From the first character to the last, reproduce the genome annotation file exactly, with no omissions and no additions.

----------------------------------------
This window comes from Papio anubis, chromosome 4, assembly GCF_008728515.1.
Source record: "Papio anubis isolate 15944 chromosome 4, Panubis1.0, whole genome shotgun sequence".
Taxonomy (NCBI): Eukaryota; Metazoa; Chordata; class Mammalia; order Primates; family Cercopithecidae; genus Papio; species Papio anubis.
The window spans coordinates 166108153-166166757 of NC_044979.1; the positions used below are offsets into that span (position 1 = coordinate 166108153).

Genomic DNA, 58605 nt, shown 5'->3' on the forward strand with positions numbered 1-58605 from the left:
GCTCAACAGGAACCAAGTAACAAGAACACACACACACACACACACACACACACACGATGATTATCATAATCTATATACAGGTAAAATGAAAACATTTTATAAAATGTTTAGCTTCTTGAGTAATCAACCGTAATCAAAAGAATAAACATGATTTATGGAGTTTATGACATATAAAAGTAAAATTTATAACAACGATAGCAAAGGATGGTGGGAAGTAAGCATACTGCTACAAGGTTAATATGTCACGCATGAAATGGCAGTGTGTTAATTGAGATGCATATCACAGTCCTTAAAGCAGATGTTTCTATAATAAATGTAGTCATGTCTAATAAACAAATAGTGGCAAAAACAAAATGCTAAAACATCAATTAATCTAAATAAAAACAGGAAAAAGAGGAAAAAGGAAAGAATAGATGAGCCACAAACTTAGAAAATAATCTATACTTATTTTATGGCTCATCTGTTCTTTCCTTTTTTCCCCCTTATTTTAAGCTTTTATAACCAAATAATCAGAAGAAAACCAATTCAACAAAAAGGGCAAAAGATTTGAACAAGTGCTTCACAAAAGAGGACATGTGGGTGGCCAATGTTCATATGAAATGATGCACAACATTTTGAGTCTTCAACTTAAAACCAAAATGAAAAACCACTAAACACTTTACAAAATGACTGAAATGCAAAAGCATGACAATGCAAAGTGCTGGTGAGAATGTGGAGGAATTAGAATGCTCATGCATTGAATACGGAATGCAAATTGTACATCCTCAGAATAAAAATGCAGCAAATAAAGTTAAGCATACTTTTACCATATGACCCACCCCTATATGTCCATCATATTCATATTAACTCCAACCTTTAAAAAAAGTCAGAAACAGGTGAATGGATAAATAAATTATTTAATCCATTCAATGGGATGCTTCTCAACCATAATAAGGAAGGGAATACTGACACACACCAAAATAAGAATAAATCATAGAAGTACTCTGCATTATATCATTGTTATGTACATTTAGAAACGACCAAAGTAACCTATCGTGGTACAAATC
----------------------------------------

This window comes from Papio anubis, chromosome 4, assembly GCF_008728515.1.
Source record: "Papio anubis isolate 15944 chromosome 4, Panubis1.0, whole genome shotgun sequence".
Taxonomy (NCBI): Eukaryota; Metazoa; Chordata; class Mammalia; order Primates; family Cercopithecidae; genus Papio; species Papio anubis.
The window spans coordinates 166108153-166166757 of NC_044979.1; the positions used below are offsets into that span (position 1 = coordinate 166108153).

Genomic DNA, 58605 nt, shown 5'->3' on the forward strand with positions numbered 1-58605 from the left:
GCTCAACAGGAACCAAGTAACAAGAACACACACACACACACACACACACACACACGATGATTATCATAATCTATATACAGGTAAAATGAAAACATTTTATAAAATGTTTAGCTTCTTGAGTAATCAACCGTAATCAAAAGAATAAACATGATTTATGGAGTTTATGACATATAAAAGTAAAATTTATAACAACGATAGCAAAGGATGGTGGGAAGTAAGCATACTGCTACAAGGTTAATATGTCACGCATGAAATGGCAGTGTGTTAATTGAGATGCATATCACAGTCCTTAAAGCAGATGTTTCTATAATAAATGTAGTCATGTCTAATAAACAAATAGTGGCAAAAACAAAATGCTAAAACATCAATTAATCTAAATAAAAACAGGAAAAAGAGGAAAAAGGAAAGAATAGATGAGCCACAAACTTAGAAAATAATCTATACTTATTTTATGGCTCATCTGTTCTTTCCTTTTTTCCCCCTTATTTTAAGCTTTTATAACCAAATAATCAGAAGAAAACCAATTCAACAAAAAGGGCAAAAGATTTGAACAAGTGCTTCACAAAAGAGGACATGTGGGTGGCCAATGTTCATATGAAATGATGCACAACATTTTGAGTCTTCAACTTAAAACCAAAATGAAAAACCACTAAACACTTTACAAAATGACTGAAATGCAAAAGCATGACAATGCAAAGTGCTGGTGAGAATGTGGAGGAATTAGAATGCTCATGCATTGAATACGGAATGCAAATTGTACATCCTCAGAATAAAAATGCAGCAAATAAAGTTAAGCATACTTTTACCATATGACCCACCCCTATATGTCCATCATATTCATATTAACTCCAACCTTTAAAAAAAGTCAGAAACAGGTGAATGGATAAATAAATTATTTAATCCATTCAATGGGATGCTTCTCAACCATAATAAGGAAGGGAATACTGACACACACCAAAATAAGAATAAATCATAGAAGTACTCTGCATTATATCATTGTTATGTACATTTAGAAACGACCAAAGTAACCTATCGTGGTACAAATC